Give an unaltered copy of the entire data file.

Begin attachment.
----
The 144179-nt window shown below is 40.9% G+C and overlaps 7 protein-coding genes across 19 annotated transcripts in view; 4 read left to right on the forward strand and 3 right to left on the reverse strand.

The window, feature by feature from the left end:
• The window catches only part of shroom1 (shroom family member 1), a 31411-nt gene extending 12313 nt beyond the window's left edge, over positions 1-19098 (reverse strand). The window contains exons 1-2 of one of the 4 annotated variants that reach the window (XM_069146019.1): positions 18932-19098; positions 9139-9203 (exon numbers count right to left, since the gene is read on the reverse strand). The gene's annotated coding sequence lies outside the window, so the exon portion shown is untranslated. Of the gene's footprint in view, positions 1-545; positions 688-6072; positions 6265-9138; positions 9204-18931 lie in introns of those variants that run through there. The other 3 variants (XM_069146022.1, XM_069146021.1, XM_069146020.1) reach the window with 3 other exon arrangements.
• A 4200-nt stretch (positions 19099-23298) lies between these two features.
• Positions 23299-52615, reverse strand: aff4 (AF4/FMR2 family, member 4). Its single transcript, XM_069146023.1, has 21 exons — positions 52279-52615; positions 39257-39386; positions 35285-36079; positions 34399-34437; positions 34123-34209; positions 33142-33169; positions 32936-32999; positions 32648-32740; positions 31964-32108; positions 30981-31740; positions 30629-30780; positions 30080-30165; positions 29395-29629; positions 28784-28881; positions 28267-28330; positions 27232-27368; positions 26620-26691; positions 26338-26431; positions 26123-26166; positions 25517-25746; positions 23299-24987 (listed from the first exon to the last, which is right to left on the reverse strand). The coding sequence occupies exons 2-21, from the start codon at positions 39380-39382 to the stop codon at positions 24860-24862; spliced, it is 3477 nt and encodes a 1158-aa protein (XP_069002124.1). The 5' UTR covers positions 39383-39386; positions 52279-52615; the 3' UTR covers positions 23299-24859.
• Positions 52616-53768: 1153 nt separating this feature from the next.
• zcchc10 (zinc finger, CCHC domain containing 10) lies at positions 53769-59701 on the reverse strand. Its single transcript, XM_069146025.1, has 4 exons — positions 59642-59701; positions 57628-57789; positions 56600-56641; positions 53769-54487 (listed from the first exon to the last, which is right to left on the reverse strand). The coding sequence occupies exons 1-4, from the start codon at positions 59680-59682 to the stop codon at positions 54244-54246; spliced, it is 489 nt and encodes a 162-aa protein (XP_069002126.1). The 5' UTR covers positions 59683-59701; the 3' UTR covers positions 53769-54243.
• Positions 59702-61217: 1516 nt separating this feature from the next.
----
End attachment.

The 144179-nt window shown below is 40.9% G+C and overlaps 7 protein-coding genes across 19 annotated transcripts in view; 4 read left to right on the forward strand and 3 right to left on the reverse strand.

The window, feature by feature from the left end:
• The window catches only part of shroom1 (shroom family member 1), a 31411-nt gene extending 12313 nt beyond the window's left edge, over positions 1-19098 (reverse strand). The window contains exons 1-2 of one of the 4 annotated variants that reach the window (XM_069146019.1): positions 18932-19098; positions 9139-9203 (exon numbers count right to left, since the gene is read on the reverse strand). The gene's annotated coding sequence lies outside the window, so the exon portion shown is untranslated. Of the gene's footprint in view, positions 1-545; positions 688-6072; positions 6265-9138; positions 9204-18931 lie in introns of those variants that run through there. The other 3 variants (XM_069146022.1, XM_069146021.1, XM_069146020.1) reach the window with 3 other exon arrangements.
• A 4200-nt stretch (positions 19099-23298) lies between these two features.
• Positions 23299-52615, reverse strand: aff4 (AF4/FMR2 family, member 4). Its single transcript, XM_069146023.1, has 21 exons — positions 52279-52615; positions 39257-39386; positions 35285-36079; positions 34399-34437; positions 34123-34209; positions 33142-33169; positions 32936-32999; positions 32648-32740; positions 31964-32108; positions 30981-31740; positions 30629-30780; positions 30080-30165; positions 29395-29629; positions 28784-28881; positions 28267-28330; positions 27232-27368; positions 26620-26691; positions 26338-26431; positions 26123-26166; positions 25517-25746; positions 23299-24987 (listed from the first exon to the last, which is right to left on the reverse strand). The coding sequence occupies exons 2-21, from the start codon at positions 39380-39382 to the stop codon at positions 24860-24862; spliced, it is 3477 nt and encodes a 1158-aa protein (XP_069002124.1). The 5' UTR covers positions 39383-39386; positions 52279-52615; the 3' UTR covers positions 23299-24859.
• Positions 52616-53768: 1153 nt separating this feature from the next.
• zcchc10 (zinc finger, CCHC domain containing 10) lies at positions 53769-59701 on the reverse strand. Its single transcript, XM_069146025.1, has 4 exons — positions 59642-59701; positions 57628-57789; positions 56600-56641; positions 53769-54487 (listed from the first exon to the last, which is right to left on the reverse strand). The coding sequence occupies exons 1-4, from the start codon at positions 59680-59682 to the stop codon at positions 54244-54246; spliced, it is 489 nt and encodes a 162-aa protein (XP_069002126.1). The 5' UTR covers positions 59683-59701; the 3' UTR covers positions 53769-54243.
• Positions 59702-61217: 1516 nt separating this feature from the next.